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This is Android’s real ‘toxic hellstew’

October 6th, 2017 at 11:38 AM
Android Device Fragmentation

Remember back in early June 2014 when Tim Cook tore Android apart at Apple’s yearly WWDC conference? He criticized Android’s overall experience, slow updates, and malware, showing a slide that said that “Android fragmentation is turning devices into a toxic hellstew of vulnerabilities.”

Years later, Android is still the mobile platform most likely to be affected by malware, but Google has significantly improved security — as long as Android devices can get the latest security updates that Google releases, that is.

The one thing Google has not improved is Android device fragmentation. Now that’s a real hellstew.

Diehard Android fans will still defend fragmentation after all these years, and they do it while waiting months if not years for their device to be upgraded to the latest Android version. Android fragmentation prevents Google from offering many of the hottest new features in Android to the majority of smartphone users. But developers may also find it harder to develop for Android and optimize their apps for different devices.

The team that makes the iA Writer word processor app announced in blog post that it updated its Android version in time for Oreo’s arrival. But the company also created an amazing visualization that shows you exactly what the Android universe looks like. These images contain 8,075 certified devices that iA Writer supports. On top of that, iA Writer also runs on more than 5,000 uncertified phones and tablets, the company says.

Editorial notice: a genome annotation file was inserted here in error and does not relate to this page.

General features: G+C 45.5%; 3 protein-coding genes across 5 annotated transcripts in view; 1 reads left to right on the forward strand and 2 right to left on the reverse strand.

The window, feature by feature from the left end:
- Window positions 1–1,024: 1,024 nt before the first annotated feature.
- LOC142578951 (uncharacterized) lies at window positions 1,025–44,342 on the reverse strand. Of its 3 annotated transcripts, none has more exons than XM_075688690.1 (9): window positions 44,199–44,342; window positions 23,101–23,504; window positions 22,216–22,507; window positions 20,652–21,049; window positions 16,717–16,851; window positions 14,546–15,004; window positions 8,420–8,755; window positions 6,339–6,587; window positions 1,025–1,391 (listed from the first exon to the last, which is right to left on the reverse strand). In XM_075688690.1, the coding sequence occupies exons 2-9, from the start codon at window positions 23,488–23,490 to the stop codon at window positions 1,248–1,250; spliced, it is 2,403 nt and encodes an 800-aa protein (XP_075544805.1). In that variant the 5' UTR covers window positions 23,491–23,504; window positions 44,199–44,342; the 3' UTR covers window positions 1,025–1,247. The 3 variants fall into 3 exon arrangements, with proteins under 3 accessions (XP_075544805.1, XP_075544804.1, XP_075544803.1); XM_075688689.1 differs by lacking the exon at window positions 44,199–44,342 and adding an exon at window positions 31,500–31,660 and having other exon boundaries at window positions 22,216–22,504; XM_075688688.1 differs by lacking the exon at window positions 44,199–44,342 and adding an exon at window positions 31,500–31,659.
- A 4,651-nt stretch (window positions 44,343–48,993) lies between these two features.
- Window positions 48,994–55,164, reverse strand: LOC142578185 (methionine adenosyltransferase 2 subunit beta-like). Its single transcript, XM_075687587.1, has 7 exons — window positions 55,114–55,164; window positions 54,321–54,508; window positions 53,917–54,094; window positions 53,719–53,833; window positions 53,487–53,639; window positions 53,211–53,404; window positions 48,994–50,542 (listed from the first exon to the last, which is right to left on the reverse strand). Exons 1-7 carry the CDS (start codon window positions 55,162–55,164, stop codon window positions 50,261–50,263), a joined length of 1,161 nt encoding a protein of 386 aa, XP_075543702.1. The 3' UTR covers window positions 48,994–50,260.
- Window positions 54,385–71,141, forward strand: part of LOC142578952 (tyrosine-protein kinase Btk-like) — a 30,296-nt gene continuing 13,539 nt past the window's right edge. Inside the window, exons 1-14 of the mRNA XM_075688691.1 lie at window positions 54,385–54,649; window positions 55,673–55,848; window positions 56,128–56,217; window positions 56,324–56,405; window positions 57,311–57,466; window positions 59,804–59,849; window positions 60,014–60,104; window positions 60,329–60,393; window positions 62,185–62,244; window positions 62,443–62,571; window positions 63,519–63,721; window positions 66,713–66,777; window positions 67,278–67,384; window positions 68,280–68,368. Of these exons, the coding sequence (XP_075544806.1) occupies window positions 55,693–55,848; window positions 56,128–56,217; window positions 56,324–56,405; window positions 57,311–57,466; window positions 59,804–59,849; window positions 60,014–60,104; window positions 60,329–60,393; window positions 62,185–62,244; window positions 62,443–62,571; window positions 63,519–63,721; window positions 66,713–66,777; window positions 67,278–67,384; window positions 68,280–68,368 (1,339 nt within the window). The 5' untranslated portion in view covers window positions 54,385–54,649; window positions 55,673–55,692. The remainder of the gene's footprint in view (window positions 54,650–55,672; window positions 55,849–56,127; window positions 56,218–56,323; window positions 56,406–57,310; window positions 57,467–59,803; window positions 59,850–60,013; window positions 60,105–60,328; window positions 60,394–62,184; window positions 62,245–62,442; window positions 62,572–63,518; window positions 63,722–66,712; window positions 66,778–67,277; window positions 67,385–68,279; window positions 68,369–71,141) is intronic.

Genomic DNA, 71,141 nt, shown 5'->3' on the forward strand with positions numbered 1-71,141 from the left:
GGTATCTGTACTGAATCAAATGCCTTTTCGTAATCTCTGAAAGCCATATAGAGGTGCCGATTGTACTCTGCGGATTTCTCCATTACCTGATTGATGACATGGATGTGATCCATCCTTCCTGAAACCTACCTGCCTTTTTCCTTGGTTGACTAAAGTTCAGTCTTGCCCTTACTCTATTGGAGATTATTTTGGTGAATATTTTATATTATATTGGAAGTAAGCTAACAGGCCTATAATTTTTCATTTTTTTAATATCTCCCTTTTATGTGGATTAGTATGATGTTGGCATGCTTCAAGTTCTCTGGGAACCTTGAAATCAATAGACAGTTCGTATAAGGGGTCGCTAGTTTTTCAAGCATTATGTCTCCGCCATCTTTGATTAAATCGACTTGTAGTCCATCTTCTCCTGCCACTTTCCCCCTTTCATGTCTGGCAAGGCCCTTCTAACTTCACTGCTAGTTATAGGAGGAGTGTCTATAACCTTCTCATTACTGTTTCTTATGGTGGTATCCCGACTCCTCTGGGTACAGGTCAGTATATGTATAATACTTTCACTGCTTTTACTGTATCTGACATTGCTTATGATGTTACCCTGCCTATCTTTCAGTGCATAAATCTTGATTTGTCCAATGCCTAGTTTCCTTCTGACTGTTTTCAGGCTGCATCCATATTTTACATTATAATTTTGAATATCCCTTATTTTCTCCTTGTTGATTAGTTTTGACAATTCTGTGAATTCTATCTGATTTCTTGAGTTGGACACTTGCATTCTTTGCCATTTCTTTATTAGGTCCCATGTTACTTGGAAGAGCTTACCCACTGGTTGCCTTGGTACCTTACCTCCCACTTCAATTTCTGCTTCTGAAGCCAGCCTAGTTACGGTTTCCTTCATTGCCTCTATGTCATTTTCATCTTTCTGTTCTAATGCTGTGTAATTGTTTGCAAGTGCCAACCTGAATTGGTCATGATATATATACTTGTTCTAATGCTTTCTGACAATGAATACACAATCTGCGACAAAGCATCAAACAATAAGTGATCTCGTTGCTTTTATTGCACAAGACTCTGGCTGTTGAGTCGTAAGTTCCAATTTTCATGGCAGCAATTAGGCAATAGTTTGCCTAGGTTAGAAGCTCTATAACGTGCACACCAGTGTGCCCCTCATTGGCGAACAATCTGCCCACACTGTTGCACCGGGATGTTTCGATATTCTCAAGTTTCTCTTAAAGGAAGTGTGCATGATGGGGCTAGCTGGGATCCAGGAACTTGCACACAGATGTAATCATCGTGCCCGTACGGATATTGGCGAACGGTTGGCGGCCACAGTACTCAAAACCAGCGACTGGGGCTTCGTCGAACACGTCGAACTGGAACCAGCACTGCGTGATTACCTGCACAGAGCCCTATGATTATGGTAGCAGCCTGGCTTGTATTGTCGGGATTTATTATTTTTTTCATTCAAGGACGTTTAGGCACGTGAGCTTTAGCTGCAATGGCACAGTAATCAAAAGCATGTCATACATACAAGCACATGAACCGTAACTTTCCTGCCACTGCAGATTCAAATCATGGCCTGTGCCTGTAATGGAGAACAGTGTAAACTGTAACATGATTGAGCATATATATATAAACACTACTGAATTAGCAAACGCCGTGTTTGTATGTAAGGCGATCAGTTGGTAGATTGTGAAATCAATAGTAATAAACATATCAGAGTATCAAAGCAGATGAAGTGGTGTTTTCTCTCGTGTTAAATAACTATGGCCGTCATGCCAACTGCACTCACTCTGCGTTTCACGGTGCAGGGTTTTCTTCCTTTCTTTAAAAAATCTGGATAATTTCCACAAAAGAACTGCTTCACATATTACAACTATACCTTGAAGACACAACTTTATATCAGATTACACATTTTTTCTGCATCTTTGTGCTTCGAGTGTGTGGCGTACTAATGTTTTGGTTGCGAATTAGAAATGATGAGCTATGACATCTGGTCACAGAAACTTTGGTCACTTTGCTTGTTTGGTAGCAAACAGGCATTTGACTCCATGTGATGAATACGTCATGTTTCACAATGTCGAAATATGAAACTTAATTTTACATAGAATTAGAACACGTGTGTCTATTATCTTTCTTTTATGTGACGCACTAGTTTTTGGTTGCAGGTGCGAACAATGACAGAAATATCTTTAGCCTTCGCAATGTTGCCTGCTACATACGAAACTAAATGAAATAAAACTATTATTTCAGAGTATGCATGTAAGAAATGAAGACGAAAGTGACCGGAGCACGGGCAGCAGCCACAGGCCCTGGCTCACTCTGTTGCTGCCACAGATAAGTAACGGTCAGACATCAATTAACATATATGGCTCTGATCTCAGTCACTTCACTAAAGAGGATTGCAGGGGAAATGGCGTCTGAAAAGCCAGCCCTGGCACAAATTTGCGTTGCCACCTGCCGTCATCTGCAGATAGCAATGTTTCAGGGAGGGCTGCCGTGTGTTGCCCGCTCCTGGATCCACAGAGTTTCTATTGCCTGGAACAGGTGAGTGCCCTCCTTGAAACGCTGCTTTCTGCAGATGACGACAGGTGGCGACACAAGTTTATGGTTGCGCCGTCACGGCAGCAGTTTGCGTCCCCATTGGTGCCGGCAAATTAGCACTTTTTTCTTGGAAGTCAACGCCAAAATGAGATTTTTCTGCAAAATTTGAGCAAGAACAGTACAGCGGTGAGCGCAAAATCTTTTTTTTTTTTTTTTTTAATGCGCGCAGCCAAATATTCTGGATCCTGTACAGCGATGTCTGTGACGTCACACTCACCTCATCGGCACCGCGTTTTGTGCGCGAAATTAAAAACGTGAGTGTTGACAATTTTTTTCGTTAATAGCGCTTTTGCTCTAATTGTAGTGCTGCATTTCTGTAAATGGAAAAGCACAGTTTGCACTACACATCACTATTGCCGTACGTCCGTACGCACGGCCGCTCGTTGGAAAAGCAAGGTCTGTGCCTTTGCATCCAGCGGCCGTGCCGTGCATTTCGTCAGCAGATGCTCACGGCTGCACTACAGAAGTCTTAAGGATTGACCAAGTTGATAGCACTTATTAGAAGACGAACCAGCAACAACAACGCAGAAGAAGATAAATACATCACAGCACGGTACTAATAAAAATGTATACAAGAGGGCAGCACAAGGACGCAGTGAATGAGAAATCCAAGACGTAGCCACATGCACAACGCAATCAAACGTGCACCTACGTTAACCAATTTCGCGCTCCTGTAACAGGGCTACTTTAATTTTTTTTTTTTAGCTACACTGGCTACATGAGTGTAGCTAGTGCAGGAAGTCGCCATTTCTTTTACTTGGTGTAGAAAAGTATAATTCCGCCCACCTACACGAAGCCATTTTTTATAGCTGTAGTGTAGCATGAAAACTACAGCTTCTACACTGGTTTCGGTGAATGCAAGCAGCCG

Image source: iA Writer

But there are a lot more devices out there:

Android now comes in 14,290 flavors of phones and tablets. 14,290 different brands, different resolutions, different processors, screens…

And the team behind it acknowledges the fact that designing for so many gadgets can be a lot harder than iPhone:

Obviously, among 14,000+ contenders there must be some that are great. But each and every device had to be designed, built, marketed and sold. Designing for a gazillion phones and tablets doesn’t make our job easy, but it is exciting to see how smoothly it works in spite of that, both technically and design-wise.

Yes, you can interact with the graphic above, which makes it even more impressive. Head over to at this link to check it out.

Chris Smith started writing about gadgets as a hobby, and before he knew it he was sharing his views on tech stuff with readers around the world. Whenever he's not writing about gadgets he miserably fails to stay away from them, although he desperately tries. But that's not necessarily a bad thing.




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